A look into the life of Ella

Tina Fabrique astounds audiences with her extensive vocal range. (credit: Courtesy of Margie Romero ) Tina Fabrique astounds audiences with her extensive vocal range. (credit: Courtesy of Margie Romero )

Tina Fabrique brought down the house as the title character in Ella: The Musical!, the show currently playing at the Pittsburgh Public Theater. Fabrique’s soaring vocal range and exquisite rendering of jazz songs — made standards by the late Ella Fitzgerald — left one wondering why the show wasn’t titled Tina: The Musical!.

A production created by a native Pittsburgh Public Theater director, Rob Ruggiero, and Dyke Garrison, Ella is essentially a one-woman show, taking place during the rehearsal of a concert on the French Riviera late in the singer’s career. On a stage empty save for a standing microphone, Fabrique spoke to the audience like they were all old friends, letting them in on the memories and emotions of the modest singer. Known as the “good girl” in the music business, the darker notes of Fitzgerald’s life are highlighted in this production, which weaves the singer’s broken relationship with her son and rocky marriage with a fellow musician into the silky smooth renditions of songs like “The Man I Love,” “Night and Day,” and “Blue Skies.”

“Blue Skies” is reprised on several occasions in the musical, and as the context evolves, Fabrique transforms the lyrics into a bluesy lullaby, and then a joyful ditty with a vibrant scat. Fabrique carried the two-hour production effortlessly. It was only when she discreetly turned her back to the audience to gulp down water during instrumental breaks that the audience could realize that, in actuality, this was hard work. A Broadway veteran, Fabrique joins the cast of Ella after performing in Ragtime, How to Succeed in Business Without Really Trying, and Harlem Song, among others. George Caldwell, another Broadway veteran (The Full Monty) is both musical director and onstage pianist and conductor.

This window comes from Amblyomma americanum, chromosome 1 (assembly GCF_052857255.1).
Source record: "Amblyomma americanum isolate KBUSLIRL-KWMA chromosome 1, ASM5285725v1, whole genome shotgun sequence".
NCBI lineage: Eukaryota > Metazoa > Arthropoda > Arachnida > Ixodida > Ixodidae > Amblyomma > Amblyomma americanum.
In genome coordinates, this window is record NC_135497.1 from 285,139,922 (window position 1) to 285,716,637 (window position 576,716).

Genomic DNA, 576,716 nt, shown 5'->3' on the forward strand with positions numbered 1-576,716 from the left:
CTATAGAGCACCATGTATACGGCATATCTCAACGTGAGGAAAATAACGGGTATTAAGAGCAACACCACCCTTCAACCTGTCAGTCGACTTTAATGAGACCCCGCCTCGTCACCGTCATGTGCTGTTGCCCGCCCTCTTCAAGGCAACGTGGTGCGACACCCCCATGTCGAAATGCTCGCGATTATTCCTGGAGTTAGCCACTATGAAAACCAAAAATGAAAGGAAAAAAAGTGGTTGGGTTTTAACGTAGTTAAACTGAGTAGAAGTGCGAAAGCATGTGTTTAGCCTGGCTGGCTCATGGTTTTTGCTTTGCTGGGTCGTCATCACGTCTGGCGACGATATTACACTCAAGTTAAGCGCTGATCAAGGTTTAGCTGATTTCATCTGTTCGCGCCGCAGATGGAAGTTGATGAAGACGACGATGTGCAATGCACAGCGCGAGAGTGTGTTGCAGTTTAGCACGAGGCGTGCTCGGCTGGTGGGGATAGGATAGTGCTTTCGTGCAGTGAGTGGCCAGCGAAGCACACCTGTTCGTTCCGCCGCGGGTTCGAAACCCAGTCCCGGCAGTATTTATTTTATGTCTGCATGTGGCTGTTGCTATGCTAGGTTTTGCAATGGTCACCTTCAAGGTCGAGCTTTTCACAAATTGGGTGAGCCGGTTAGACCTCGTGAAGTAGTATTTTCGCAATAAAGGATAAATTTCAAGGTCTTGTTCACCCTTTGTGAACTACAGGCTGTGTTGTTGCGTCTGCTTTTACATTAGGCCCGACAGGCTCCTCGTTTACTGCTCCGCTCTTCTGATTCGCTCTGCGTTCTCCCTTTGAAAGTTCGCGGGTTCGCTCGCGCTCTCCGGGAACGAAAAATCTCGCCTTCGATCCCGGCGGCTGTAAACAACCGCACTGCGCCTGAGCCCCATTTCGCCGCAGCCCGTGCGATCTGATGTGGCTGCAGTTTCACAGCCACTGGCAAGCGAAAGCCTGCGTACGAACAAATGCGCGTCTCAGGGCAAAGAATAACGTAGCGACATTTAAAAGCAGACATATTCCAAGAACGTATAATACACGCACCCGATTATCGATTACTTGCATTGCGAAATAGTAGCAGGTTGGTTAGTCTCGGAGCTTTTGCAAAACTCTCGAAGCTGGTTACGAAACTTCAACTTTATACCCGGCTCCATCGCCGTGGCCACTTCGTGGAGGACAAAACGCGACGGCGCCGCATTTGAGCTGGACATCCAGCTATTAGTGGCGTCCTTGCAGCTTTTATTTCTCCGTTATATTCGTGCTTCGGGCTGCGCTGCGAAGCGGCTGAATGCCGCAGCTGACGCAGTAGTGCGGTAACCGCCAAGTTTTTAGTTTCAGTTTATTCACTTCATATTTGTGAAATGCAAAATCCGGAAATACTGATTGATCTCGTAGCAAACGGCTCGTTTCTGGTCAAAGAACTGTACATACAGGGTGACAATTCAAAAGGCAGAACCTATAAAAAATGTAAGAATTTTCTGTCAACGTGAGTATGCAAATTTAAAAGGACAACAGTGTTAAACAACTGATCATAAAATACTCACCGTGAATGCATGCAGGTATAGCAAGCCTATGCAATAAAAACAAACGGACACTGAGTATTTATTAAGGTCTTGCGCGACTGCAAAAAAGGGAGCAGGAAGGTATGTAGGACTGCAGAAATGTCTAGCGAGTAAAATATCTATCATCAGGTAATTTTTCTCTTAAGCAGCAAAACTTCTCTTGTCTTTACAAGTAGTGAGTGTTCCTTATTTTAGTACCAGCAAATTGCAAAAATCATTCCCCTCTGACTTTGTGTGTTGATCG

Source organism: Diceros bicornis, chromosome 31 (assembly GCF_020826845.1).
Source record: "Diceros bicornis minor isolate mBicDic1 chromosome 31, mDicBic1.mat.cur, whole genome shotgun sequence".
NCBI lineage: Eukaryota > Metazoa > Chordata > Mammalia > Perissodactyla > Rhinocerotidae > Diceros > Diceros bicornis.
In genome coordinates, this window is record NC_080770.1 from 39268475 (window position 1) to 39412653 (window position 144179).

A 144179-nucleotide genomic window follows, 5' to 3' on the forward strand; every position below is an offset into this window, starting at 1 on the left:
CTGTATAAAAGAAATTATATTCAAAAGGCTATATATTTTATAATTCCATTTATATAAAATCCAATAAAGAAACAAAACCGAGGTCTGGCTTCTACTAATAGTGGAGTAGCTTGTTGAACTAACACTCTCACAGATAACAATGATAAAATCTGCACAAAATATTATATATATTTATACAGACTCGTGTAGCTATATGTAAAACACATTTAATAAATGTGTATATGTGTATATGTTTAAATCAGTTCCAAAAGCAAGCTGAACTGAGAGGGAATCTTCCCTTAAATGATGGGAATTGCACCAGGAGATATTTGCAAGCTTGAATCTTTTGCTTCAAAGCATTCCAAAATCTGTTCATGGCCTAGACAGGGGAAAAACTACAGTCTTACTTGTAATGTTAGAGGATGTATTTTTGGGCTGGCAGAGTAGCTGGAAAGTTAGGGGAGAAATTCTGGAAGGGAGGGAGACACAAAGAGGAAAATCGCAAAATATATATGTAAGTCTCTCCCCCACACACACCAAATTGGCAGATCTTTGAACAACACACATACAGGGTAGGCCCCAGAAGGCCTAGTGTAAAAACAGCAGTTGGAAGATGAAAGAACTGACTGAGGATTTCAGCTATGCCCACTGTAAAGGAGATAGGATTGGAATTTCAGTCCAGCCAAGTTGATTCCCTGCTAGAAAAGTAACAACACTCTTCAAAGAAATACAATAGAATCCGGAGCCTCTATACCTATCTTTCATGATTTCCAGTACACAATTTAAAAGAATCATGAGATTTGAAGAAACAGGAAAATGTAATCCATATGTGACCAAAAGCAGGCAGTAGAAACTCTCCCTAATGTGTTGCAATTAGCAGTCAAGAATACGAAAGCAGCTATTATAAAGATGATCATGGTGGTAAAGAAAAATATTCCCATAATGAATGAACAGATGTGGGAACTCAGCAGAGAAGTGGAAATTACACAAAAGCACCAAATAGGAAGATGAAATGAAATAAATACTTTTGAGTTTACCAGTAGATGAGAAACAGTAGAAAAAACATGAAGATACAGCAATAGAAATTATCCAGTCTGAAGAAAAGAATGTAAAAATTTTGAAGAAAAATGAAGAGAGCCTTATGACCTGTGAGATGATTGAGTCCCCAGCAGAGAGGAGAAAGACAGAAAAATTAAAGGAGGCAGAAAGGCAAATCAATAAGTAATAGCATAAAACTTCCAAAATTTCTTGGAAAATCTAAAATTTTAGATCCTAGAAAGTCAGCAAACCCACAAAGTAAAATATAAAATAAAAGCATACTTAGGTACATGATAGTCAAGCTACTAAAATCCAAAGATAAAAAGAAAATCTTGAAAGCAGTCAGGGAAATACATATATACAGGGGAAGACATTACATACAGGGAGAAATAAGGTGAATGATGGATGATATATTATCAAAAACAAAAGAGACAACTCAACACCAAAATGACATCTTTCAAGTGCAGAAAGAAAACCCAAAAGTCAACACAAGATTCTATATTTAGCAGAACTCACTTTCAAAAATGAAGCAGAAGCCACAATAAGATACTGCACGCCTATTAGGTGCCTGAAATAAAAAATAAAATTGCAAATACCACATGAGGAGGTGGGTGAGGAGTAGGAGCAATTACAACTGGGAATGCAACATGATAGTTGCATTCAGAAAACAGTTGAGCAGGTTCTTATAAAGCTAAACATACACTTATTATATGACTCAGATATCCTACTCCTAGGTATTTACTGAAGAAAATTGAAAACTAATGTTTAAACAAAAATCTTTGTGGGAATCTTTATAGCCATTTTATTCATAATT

The ensemble also includes Rodney Harper on drums, Ron Haynes on trumpet, and Harold Dixon, who plays Ella’s manager Norman Granz. Each musician doubles as a man in Ella’s life — bathed in the spotlight, he leans into his microphone and delivers a line to melt or break Ella’s heart — before returning to his instrument. This playful dynamic between song and story keeps the plot alive, even when Ella’s life takes a turn for the worse and the audience is left wondering if she will be able to pick herself up and keep going. When she collapses on stage during her concert performance in France, weeping while her elegant sequined dress sparkles in the stage light, it is hard to untangle her personal sadness from her role as a stage performer, the very problem with which Fitzgerald struggled her entire career: where her music stops and her life begins. She is never able to completely love anything more than her career.

It is this ambition and drive coupled with loneliness and heartache that make Ella a sympathetic character, but an exasperating one at that. When she leaves her son at home with a nanny while she and her husband leave to pursue their independent musical projects, the audience is torn between wanting Ella’s career to flourish and for her son to be well-cared for. Viewers would want to like the singer as much as they like her voice, but the production’s revelation of Ella’s true colors leaves her polished legacy a bit tarnished.